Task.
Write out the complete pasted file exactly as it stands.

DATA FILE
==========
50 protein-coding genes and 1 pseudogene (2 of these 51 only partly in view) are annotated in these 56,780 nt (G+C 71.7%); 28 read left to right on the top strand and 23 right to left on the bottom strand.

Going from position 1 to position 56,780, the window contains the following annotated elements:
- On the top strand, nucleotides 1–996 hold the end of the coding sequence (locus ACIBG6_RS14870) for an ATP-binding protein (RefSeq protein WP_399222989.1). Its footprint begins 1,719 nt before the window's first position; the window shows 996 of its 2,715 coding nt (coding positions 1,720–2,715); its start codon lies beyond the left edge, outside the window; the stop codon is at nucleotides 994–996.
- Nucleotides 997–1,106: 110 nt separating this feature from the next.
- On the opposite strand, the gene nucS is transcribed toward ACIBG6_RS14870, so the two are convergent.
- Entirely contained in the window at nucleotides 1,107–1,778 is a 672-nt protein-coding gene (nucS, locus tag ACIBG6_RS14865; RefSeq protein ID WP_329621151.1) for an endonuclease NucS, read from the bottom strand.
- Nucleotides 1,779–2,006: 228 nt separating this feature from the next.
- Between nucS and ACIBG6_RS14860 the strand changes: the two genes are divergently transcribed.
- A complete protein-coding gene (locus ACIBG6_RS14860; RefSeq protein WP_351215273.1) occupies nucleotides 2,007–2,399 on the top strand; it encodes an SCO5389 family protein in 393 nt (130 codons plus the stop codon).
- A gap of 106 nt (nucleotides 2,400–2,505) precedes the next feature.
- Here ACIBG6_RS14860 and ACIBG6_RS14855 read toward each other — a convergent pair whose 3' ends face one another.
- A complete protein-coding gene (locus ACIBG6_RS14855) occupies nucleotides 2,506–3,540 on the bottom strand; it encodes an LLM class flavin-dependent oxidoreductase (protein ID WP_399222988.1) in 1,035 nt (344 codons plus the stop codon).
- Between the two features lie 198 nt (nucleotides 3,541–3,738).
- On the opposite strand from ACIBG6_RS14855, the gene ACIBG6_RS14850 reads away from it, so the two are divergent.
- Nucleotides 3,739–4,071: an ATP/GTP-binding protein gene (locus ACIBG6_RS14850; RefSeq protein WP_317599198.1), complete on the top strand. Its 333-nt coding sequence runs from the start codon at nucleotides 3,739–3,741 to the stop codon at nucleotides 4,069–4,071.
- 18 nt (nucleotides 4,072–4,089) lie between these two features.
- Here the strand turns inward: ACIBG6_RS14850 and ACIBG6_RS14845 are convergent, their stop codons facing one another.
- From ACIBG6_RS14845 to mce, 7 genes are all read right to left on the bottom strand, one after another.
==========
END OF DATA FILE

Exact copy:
50 protein-coding genes and 1 pseudogene (2 of these 51 only partly in view) are annotated in these 56,780 nt (G+C 71.7%); 28 read left to right on the top strand and 23 right to left on the bottom strand.

Going from position 1 to position 56,780, the window contains the following annotated elements:
- On the top strand, nucleotides 1–996 hold the end of the coding sequence (locus ACIBG6_RS14870) for an ATP-binding protein (RefSeq protein WP_399222989.1). Its footprint begins 1,719 nt before the window's first position; the window shows 996 of its 2,715 coding nt (coding positions 1,720–2,715); its start codon lies beyond the left edge, outside the window; the stop codon is at nucleotides 994–996.
- Nucleotides 997–1,106: 110 nt separating this feature from the next.
- On the opposite strand, the gene nucS is transcribed toward ACIBG6_RS14870, so the two are convergent.
- Entirely contained in the window at nucleotides 1,107–1,778 is a 672-nt protein-coding gene (nucS, locus tag ACIBG6_RS14865; RefSeq protein ID WP_329621151.1) for an endonuclease NucS, read from the bottom strand.
- Nucleotides 1,779–2,006: 228 nt separating this feature from the next.
- Between nucS and ACIBG6_RS14860 the strand changes: the two genes are divergently transcribed.
- A complete protein-coding gene (locus ACIBG6_RS14860; RefSeq protein WP_351215273.1) occupies nucleotides 2,007–2,399 on the top strand; it encodes an SCO5389 family protein in 393 nt (130 codons plus the stop codon).
- A gap of 106 nt (nucleotides 2,400–2,505) precedes the next feature.
- Here ACIBG6_RS14860 and ACIBG6_RS14855 read toward each other — a convergent pair whose 3' ends face one another.
- A complete protein-coding gene (locus ACIBG6_RS14855) occupies nucleotides 2,506–3,540 on the bottom strand; it encodes an LLM class flavin-dependent oxidoreductase (protein ID WP_399222988.1) in 1,035 nt (344 codons plus the stop codon).
- Between the two features lie 198 nt (nucleotides 3,541–3,738).
- On the opposite strand from ACIBG6_RS14855, the gene ACIBG6_RS14850 reads away from it, so the two are divergent.
- Nucleotides 3,739–4,071: an ATP/GTP-binding protein gene (locus ACIBG6_RS14850; RefSeq protein WP_317599198.1), complete on the top strand. Its 333-nt coding sequence runs from the start codon at nucleotides 3,739–3,741 to the stop codon at nucleotides 4,069–4,071.
- 18 nt (nucleotides 4,072–4,089) lie between these two features.
- Here the strand turns inward: ACIBG6_RS14850 and ACIBG6_RS14845 are convergent, their stop codons facing one another.
- From ACIBG6_RS14845 to mce, 7 genes are all read right to left on the bottom strand, one after another.